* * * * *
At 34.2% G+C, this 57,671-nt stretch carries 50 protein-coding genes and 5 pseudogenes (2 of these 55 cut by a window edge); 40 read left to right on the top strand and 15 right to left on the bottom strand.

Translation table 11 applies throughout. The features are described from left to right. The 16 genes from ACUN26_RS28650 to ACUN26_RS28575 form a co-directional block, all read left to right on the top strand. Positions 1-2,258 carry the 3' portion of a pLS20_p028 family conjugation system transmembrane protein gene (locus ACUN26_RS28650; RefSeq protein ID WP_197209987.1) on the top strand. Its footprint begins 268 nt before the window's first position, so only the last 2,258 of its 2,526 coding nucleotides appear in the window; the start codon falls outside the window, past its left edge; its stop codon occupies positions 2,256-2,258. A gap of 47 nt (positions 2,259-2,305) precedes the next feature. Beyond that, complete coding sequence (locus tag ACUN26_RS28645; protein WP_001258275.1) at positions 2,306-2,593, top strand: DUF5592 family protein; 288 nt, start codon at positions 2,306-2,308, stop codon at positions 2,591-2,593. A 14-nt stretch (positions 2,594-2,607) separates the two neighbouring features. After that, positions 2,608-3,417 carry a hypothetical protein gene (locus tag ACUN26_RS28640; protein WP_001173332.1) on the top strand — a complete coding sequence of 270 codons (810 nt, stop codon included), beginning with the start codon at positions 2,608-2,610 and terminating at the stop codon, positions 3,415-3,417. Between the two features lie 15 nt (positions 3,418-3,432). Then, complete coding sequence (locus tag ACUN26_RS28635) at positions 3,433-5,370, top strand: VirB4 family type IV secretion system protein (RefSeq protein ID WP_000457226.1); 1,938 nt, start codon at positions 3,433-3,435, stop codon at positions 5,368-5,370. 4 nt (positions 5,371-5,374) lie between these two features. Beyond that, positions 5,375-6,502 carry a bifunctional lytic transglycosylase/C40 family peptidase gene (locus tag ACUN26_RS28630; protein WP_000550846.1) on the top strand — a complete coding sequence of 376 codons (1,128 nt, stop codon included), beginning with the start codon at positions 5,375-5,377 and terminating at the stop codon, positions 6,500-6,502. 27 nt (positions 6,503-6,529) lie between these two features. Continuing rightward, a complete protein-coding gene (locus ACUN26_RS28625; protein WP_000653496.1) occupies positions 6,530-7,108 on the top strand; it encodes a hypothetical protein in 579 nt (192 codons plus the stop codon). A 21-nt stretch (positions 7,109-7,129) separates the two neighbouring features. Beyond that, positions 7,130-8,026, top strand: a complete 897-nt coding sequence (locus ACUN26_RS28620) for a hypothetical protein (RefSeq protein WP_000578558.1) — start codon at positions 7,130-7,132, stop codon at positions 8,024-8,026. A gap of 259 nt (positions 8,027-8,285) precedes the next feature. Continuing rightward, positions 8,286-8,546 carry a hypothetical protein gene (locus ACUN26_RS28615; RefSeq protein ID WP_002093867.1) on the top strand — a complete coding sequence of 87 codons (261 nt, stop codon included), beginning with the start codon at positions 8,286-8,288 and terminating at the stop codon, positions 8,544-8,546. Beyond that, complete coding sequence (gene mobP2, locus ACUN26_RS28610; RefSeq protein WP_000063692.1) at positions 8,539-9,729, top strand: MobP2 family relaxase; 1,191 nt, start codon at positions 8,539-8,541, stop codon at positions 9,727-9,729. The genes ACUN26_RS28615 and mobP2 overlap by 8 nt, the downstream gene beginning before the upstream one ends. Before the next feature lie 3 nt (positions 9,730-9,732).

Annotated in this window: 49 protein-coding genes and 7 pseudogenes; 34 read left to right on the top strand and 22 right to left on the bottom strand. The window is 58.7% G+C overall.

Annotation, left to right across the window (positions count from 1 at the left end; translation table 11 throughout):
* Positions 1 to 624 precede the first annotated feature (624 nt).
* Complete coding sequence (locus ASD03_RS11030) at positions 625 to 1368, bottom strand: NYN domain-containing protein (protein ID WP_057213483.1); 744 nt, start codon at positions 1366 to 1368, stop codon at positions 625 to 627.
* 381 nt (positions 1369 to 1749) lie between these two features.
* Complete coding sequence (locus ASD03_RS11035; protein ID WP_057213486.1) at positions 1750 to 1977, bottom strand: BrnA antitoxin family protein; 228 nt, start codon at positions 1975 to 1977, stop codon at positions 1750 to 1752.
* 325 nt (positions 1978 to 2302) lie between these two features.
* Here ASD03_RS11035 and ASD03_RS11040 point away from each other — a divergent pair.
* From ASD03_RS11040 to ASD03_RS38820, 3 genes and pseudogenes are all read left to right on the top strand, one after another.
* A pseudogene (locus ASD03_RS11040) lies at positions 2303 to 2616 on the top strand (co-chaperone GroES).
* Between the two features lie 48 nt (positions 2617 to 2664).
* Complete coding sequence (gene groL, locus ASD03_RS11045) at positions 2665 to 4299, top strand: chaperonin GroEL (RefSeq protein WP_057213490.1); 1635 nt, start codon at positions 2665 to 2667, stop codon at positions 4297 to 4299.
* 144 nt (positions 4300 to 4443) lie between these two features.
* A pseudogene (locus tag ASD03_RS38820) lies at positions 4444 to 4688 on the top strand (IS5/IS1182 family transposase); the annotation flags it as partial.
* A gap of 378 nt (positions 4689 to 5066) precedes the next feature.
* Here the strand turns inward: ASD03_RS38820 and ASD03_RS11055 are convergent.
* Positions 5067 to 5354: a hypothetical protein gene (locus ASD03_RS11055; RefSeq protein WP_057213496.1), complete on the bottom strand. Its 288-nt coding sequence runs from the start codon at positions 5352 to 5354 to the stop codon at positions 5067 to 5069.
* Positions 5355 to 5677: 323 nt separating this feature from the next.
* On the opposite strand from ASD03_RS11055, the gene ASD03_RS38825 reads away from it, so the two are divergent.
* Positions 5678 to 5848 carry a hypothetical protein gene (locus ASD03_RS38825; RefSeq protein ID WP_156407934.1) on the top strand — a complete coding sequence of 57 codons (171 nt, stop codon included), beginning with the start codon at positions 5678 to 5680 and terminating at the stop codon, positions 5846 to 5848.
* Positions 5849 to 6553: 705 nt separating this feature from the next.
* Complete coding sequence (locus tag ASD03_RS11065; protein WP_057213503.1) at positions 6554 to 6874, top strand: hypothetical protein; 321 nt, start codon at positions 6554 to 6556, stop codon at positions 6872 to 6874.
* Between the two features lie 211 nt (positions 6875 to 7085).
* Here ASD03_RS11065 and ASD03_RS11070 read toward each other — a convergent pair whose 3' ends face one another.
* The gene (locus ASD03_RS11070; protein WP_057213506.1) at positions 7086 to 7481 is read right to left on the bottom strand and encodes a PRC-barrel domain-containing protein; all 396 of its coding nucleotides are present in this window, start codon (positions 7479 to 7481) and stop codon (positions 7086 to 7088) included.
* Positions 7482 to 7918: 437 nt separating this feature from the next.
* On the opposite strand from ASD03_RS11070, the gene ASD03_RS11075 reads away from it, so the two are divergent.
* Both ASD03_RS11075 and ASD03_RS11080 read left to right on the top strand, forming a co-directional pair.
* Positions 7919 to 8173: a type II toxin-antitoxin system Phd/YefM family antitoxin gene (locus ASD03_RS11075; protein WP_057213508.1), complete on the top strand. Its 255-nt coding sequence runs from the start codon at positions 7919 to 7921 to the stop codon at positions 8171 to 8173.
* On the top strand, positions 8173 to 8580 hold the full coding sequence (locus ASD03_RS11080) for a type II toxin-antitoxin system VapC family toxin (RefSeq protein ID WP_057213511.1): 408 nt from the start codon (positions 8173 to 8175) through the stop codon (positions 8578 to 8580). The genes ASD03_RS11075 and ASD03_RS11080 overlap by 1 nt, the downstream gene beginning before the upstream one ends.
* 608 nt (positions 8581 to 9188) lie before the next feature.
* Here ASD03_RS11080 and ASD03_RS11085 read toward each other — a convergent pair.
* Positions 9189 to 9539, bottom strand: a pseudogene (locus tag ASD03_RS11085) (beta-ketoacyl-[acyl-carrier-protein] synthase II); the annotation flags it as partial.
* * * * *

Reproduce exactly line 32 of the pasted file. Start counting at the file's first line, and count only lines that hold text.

* On the top strand, positions 8173 to 8580 hold the full coding sequence (locus ASD03_RS11080) for a type II toxin-antitoxin system VapC family toxin (RefSeq protein ID WP_057213511.1): 408 nt from the start codon (positions 8173 to 8175) through the stop codon (positions 8578 to 8580). The genes ASD03_RS11075 and ASD03_RS11080 overlap by 1 nt, the downstream gene beginning before the upstream one ends.